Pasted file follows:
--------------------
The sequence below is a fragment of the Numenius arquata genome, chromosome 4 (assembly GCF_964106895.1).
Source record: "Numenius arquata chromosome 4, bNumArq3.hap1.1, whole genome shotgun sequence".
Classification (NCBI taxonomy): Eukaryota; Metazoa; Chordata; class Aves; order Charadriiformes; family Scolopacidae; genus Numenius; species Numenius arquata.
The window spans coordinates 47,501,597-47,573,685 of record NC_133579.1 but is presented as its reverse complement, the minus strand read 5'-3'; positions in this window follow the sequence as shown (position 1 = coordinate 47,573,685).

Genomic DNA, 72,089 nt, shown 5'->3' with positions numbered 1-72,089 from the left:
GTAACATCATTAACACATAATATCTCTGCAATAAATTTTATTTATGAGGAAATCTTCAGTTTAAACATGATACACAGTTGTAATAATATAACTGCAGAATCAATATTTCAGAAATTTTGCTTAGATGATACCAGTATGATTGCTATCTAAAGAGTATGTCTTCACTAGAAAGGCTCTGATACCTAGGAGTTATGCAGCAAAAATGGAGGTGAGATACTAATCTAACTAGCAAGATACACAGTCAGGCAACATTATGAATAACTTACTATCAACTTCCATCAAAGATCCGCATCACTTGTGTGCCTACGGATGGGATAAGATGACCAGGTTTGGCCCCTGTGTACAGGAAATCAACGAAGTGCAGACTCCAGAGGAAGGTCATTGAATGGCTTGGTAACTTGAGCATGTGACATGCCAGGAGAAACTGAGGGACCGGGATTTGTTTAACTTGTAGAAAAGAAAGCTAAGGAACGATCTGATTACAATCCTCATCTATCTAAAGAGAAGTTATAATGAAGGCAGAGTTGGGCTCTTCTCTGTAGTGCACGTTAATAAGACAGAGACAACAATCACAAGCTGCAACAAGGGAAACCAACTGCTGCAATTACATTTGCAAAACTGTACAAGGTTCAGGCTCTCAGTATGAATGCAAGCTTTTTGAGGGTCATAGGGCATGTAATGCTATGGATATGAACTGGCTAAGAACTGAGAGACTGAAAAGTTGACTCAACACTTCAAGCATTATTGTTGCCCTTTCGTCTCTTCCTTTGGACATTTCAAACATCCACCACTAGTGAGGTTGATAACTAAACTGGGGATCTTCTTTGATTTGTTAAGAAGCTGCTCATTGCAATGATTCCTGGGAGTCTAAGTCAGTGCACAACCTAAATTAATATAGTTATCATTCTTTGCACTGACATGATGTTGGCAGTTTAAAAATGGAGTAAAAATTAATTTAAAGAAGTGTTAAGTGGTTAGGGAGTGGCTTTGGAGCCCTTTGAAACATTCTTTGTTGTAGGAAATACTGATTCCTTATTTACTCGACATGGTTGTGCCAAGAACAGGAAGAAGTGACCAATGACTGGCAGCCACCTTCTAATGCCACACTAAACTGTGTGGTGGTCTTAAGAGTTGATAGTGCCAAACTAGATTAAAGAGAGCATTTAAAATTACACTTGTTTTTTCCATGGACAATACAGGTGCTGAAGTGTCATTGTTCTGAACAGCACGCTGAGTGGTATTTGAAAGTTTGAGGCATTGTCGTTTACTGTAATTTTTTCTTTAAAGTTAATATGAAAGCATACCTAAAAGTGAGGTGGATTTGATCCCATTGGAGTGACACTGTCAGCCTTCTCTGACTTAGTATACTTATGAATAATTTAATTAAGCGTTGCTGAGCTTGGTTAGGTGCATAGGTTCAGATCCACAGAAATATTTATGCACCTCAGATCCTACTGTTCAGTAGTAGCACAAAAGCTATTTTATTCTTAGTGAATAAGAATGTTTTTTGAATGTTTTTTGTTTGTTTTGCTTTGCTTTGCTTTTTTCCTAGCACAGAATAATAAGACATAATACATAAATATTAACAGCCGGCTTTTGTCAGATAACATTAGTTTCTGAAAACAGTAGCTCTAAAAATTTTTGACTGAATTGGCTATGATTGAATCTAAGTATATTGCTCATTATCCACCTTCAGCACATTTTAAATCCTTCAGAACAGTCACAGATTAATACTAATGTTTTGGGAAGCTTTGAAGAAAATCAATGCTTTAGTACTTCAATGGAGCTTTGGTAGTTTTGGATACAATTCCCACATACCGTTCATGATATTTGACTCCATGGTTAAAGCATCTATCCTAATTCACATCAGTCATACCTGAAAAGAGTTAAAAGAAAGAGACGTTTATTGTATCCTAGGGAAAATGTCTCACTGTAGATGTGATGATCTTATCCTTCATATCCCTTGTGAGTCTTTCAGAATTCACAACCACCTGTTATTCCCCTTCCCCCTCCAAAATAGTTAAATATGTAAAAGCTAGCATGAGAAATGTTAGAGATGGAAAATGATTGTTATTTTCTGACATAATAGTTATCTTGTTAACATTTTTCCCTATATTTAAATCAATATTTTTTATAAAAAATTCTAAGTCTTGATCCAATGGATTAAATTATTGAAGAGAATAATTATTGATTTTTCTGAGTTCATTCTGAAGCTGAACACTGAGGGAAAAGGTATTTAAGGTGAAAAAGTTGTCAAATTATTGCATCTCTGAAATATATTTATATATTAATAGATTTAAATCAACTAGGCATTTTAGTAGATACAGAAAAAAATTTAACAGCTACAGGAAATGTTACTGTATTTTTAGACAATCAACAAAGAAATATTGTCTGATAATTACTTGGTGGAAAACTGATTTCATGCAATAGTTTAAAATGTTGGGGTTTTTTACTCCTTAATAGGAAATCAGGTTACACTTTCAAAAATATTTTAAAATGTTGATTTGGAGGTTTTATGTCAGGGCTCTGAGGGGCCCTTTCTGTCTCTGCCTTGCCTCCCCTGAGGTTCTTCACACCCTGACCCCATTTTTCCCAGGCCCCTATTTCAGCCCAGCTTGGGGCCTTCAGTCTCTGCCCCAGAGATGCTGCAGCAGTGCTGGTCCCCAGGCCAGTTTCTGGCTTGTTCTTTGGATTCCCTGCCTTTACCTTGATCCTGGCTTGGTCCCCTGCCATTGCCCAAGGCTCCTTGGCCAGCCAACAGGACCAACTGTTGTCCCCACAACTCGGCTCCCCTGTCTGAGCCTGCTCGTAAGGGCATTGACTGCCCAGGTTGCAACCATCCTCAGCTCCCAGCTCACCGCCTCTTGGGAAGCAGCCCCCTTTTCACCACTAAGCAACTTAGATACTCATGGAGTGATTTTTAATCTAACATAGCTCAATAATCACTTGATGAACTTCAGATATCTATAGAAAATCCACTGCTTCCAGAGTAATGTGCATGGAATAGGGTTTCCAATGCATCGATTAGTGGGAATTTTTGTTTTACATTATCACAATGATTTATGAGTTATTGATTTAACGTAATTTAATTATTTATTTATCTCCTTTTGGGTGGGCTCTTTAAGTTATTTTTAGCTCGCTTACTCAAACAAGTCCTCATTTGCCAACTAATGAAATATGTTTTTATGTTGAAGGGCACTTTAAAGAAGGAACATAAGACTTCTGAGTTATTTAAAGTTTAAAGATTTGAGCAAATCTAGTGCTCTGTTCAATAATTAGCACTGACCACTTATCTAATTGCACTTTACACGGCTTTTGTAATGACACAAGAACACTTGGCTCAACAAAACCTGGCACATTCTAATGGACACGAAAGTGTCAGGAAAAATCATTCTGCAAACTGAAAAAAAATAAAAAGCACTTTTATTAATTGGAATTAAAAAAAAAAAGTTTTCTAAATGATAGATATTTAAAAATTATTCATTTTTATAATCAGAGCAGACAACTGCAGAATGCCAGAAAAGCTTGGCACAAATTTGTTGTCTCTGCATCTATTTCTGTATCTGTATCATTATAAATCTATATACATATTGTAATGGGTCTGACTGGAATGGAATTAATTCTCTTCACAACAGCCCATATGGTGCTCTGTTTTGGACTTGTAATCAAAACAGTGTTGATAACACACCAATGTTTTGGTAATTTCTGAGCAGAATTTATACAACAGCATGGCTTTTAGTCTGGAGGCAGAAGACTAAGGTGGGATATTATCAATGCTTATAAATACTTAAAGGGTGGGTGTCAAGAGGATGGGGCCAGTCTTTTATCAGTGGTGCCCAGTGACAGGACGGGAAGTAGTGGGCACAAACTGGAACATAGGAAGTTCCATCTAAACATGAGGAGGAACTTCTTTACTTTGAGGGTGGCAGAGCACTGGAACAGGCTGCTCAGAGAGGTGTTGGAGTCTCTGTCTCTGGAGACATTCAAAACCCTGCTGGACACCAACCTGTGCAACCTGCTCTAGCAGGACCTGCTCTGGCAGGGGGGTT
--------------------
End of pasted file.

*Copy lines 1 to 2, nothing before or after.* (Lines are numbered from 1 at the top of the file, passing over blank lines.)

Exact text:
The sequence below is a fragment of the Numenius arquata genome, chromosome 4 (assembly GCF_964106895.1).
Source record: "Numenius arquata chromosome 4, bNumArq3.hap1.1, whole genome shotgun sequence".